The chief US military judge overseeing the trial of the accused 9/11 conspirators, including Khalid Shaikh Mohammed [BBC profile], has ruled that lawyers cannot make public any material involved in the trial, including unclassified documents. The decision by Judge Army Col. James L. Pohl was issued on December 20 but was just released this week. The new requirements prevent [LAT report] lawyers from sharing unclassified surveillance information, medical records, autopsy reports, the names of the military commission jurors, as well as other military and police information. This decision and earlier rulings by Pohl, siding with the US government, have been criticized by Reporters Committee for Freedom of the Press [advocacy website] and a number of major news agencies.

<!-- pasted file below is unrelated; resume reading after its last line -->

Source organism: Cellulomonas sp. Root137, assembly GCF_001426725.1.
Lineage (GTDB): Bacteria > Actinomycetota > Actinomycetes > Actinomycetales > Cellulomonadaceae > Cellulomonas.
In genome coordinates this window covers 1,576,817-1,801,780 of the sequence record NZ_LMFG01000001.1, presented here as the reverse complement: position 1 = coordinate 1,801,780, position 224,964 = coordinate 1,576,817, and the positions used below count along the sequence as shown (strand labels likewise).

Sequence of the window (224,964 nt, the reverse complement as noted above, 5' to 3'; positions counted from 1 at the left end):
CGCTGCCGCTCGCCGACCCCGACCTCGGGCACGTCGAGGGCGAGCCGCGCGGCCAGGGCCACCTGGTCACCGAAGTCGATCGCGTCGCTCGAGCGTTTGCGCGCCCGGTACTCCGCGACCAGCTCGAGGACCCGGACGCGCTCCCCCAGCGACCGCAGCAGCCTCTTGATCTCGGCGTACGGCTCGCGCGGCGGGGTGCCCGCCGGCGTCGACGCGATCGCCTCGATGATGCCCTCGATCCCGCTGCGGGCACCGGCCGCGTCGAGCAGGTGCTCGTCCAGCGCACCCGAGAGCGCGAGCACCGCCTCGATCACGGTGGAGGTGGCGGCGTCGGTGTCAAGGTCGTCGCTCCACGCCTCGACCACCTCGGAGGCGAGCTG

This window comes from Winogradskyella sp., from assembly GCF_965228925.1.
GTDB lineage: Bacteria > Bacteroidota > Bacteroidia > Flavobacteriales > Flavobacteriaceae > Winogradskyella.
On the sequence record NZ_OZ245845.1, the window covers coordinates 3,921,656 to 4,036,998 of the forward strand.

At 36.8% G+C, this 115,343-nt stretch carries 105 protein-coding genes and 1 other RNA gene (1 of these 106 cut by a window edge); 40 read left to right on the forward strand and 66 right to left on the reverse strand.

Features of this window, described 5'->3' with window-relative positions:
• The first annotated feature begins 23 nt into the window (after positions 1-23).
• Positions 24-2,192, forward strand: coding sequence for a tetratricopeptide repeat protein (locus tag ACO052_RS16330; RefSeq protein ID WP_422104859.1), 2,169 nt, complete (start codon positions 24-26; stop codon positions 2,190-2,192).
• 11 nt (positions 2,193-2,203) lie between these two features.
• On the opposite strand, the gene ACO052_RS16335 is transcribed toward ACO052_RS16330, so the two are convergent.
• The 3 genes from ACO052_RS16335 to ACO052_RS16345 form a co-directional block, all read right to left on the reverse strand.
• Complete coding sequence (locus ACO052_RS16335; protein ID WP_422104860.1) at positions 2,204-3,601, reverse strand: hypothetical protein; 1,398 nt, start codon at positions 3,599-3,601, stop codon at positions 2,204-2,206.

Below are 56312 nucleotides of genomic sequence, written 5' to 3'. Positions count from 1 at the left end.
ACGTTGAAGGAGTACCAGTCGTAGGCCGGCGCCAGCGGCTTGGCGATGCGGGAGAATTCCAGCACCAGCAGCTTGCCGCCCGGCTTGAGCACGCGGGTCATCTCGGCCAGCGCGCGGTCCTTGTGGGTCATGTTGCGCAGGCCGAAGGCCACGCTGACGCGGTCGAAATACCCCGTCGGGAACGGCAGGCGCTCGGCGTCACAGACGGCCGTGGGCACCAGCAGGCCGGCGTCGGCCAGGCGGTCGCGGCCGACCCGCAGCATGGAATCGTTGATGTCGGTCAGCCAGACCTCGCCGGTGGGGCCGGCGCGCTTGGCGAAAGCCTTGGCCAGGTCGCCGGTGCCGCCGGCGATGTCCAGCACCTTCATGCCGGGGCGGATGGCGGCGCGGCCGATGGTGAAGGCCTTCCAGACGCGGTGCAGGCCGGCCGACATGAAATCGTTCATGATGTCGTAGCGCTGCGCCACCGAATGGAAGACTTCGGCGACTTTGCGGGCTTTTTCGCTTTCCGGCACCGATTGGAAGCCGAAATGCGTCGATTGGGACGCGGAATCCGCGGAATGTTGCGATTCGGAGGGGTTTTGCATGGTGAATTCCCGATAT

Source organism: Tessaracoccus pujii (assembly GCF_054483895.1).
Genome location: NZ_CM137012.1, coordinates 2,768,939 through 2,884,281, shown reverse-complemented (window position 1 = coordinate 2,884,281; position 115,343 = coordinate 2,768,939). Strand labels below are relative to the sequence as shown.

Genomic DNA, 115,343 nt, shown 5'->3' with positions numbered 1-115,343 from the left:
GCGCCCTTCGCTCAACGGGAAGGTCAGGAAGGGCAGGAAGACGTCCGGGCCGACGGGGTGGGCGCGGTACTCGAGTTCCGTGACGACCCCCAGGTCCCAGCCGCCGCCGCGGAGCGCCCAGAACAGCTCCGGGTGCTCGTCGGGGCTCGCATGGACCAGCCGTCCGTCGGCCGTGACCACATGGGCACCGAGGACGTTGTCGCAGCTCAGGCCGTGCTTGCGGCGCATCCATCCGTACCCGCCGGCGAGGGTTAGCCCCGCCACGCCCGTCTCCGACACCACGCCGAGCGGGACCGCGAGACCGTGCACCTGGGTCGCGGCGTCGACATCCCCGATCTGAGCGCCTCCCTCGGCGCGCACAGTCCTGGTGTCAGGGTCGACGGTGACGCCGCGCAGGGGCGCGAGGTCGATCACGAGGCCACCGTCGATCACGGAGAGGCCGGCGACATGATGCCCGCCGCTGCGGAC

This ruling follows a decision last month by Pohl approving [JURIST report] the US government's request for a protective order effectively blocking the public's access to accused 9/11 [JURIST backgrounder] conspirators' testimony regarding the alleged use of "enhanced interrogation techniques" by the Central Intelligence Agency (CIA) [official website]. In April Pohl assigned himself [JURIST report] to preside over the tribunals of the five alleged plotters of the 9/11 terror attacks. Earlier in April the Department of Defense (DOD) referred charges [JURIST report] to Pohl against the five accused 9/11 plotters. The DOD announced last year that it had sworn charges against the five men [JURIST report]. In April 2011 US Attorney General Eric Holder announced that Khalid Sheikh Mohammed and the four others would be tried by a military commission [JURIST report] after the Obama administration abandoned attempts to have the 9/11 suspects tried in civilian courts. Holder had wanted the accused be tried before a federal civilian court but referred the cases to the DOD after Congress imposed a series of restrictions [JURIST reports] barring the transfer of Guantanamo detainees to the US.